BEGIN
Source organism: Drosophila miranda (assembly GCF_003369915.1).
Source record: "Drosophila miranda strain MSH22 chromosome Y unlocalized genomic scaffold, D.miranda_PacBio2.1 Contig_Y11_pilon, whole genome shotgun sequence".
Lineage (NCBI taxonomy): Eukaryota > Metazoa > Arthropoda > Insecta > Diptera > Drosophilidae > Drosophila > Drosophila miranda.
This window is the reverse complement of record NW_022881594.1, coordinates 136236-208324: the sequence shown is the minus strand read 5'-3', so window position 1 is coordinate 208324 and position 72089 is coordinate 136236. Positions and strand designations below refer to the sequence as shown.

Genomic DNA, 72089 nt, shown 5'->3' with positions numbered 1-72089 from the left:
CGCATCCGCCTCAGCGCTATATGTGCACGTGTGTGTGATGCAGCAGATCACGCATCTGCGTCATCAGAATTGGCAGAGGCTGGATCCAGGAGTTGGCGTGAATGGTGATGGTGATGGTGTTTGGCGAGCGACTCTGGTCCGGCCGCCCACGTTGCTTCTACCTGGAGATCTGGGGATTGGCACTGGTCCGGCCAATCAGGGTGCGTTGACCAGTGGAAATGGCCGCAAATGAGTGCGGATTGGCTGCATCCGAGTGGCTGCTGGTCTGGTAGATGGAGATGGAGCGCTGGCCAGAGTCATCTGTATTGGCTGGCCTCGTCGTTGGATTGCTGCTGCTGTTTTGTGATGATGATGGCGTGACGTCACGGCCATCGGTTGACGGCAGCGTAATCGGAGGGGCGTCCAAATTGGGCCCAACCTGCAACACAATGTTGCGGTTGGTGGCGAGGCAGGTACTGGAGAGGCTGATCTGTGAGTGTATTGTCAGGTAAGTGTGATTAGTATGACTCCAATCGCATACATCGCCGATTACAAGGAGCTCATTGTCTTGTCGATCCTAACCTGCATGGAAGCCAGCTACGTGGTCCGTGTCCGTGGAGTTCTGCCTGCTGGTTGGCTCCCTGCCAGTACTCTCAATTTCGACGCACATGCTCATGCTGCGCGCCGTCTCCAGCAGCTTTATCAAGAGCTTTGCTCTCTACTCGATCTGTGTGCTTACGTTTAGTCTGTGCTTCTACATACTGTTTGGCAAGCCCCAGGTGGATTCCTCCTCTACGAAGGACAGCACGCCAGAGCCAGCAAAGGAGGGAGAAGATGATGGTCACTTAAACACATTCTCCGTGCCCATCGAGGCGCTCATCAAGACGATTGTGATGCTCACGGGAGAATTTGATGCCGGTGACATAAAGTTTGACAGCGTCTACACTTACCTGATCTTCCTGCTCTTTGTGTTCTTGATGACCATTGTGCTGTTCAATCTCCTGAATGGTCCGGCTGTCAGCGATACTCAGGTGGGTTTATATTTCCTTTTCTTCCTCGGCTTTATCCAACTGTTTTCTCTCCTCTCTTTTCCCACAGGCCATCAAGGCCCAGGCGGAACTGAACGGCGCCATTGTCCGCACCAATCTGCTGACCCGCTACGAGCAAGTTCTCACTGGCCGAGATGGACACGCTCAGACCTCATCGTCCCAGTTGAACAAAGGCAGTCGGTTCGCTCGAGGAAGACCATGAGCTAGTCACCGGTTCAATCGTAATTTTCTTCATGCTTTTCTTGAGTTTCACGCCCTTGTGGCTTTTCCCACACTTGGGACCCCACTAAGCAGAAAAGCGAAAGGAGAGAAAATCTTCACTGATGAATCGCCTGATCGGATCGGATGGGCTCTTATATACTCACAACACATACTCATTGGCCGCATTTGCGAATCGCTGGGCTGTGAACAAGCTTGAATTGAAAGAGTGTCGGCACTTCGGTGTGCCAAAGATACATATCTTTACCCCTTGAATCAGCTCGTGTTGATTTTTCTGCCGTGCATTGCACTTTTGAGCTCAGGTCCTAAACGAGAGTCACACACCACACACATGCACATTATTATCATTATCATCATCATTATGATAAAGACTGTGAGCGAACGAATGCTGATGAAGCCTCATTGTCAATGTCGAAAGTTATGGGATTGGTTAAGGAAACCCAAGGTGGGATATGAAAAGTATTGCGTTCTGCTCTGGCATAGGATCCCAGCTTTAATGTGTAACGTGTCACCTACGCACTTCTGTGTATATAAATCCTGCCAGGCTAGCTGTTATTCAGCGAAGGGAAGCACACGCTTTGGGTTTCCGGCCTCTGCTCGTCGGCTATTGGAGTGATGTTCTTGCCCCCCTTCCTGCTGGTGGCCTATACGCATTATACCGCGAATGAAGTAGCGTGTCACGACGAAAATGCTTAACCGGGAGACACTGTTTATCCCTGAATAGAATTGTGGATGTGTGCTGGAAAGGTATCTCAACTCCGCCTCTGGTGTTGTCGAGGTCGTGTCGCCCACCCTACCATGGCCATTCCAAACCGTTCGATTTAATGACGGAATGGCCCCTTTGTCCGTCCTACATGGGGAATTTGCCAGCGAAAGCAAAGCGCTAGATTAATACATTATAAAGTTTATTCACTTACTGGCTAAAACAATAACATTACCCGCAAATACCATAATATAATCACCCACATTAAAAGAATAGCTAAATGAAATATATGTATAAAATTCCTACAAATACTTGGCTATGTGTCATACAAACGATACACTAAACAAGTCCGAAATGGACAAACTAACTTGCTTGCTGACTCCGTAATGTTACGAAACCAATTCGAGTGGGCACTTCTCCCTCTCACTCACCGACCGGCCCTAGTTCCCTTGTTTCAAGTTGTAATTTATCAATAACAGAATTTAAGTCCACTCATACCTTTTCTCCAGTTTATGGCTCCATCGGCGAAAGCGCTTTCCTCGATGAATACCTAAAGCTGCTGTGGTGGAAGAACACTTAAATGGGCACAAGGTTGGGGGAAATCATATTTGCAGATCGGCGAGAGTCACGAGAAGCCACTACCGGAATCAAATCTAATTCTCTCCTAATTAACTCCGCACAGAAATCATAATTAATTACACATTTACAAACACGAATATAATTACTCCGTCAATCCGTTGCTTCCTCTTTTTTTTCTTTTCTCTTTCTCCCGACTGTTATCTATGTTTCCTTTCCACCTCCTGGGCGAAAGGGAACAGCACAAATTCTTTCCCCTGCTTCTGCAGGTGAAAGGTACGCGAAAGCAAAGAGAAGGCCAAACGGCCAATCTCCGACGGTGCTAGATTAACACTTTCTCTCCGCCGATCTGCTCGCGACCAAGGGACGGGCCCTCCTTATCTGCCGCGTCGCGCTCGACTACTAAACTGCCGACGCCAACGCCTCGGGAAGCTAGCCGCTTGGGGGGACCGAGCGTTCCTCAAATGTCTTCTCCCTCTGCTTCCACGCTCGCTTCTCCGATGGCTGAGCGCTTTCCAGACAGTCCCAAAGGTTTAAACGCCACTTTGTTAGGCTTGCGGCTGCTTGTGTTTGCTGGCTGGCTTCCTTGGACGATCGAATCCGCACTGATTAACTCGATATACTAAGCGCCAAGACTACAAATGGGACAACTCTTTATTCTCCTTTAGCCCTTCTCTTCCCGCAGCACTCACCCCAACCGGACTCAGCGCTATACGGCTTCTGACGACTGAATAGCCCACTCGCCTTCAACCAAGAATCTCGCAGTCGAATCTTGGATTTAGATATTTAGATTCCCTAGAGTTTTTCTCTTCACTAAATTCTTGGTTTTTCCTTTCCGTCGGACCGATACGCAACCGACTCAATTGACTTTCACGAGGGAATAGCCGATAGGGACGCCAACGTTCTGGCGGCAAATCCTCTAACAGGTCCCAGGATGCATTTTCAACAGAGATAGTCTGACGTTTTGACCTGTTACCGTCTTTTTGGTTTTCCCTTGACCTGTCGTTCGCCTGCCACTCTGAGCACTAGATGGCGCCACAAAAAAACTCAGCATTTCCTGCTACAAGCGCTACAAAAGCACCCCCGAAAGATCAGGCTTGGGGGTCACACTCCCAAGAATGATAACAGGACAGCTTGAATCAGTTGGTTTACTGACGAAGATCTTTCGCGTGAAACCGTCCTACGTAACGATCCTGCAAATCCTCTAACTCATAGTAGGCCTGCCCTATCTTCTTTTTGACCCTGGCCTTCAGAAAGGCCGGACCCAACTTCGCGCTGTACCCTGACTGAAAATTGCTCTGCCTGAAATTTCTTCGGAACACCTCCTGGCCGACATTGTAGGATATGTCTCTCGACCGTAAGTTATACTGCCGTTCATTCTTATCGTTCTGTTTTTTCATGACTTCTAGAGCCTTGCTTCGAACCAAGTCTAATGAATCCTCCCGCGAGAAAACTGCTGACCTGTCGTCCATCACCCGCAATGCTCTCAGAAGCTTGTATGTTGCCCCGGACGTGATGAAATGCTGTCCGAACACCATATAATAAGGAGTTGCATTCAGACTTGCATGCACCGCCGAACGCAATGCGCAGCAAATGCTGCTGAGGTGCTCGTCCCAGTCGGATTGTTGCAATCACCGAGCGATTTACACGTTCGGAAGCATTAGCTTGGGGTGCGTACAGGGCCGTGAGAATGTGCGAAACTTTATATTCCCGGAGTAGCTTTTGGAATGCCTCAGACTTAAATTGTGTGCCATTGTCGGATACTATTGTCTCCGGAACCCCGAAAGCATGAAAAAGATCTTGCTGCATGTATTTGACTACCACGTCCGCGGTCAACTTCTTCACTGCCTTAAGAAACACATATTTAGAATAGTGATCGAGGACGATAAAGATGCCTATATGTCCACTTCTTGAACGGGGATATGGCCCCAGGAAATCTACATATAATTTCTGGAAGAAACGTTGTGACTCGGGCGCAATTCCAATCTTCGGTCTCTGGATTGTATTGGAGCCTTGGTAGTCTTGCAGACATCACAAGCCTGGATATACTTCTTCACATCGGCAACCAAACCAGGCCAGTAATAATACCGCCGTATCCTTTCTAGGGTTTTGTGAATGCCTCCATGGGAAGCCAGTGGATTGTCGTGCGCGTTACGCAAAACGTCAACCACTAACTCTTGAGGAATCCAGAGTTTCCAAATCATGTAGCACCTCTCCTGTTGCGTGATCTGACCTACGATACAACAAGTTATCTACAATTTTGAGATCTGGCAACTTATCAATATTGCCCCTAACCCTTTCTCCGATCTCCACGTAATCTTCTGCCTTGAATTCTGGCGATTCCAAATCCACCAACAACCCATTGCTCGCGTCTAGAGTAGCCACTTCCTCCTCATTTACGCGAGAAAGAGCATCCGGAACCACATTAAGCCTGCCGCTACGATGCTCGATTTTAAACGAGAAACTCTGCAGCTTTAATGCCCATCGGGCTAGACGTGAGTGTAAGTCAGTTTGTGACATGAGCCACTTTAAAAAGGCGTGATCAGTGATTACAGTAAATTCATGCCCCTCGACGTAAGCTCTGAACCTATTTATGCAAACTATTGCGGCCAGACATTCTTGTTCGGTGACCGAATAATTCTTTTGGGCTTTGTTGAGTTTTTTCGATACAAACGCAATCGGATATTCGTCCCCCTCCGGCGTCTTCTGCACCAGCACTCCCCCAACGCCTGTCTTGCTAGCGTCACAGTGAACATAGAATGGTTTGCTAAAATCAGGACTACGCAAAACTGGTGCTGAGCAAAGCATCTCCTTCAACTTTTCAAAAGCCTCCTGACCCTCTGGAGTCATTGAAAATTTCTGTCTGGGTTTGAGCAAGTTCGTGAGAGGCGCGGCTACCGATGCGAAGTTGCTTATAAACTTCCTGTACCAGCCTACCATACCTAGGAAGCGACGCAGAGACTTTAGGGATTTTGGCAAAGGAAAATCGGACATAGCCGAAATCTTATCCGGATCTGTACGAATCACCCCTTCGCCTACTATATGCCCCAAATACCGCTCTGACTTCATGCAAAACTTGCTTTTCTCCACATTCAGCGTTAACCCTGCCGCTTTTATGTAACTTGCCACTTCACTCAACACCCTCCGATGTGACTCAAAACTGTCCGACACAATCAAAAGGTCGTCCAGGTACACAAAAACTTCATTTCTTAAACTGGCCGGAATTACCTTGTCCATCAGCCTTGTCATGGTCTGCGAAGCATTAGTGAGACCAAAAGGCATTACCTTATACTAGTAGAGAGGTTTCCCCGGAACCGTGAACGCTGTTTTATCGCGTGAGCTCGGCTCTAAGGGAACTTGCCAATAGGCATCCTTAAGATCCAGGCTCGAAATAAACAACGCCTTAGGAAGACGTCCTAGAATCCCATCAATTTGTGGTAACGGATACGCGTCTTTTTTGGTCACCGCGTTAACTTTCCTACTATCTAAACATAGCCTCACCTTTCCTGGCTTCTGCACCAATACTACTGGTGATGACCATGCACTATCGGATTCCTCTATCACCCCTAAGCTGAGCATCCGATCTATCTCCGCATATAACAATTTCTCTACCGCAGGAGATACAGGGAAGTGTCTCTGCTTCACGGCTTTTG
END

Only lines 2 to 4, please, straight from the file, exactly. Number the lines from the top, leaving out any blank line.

Source record: "Drosophila miranda strain MSH22 chromosome Y unlocalized genomic scaffold, D.miranda_PacBio2.1 Contig_Y11_pilon, whole genome shotgun sequence".
Lineage (NCBI taxonomy): Eukaryota > Metazoa > Arthropoda > Insecta > Diptera > Drosophilidae > Drosophila > Drosophila miranda.
This window is the reverse complement of record NW_022881594.1, coordinates 136236-208324: the sequence shown is the minus strand read 5'-3', so window position 1 is coordinate 208324 and position 72089 is coordinate 136236. Positions and strand designations below refer to the sequence as shown.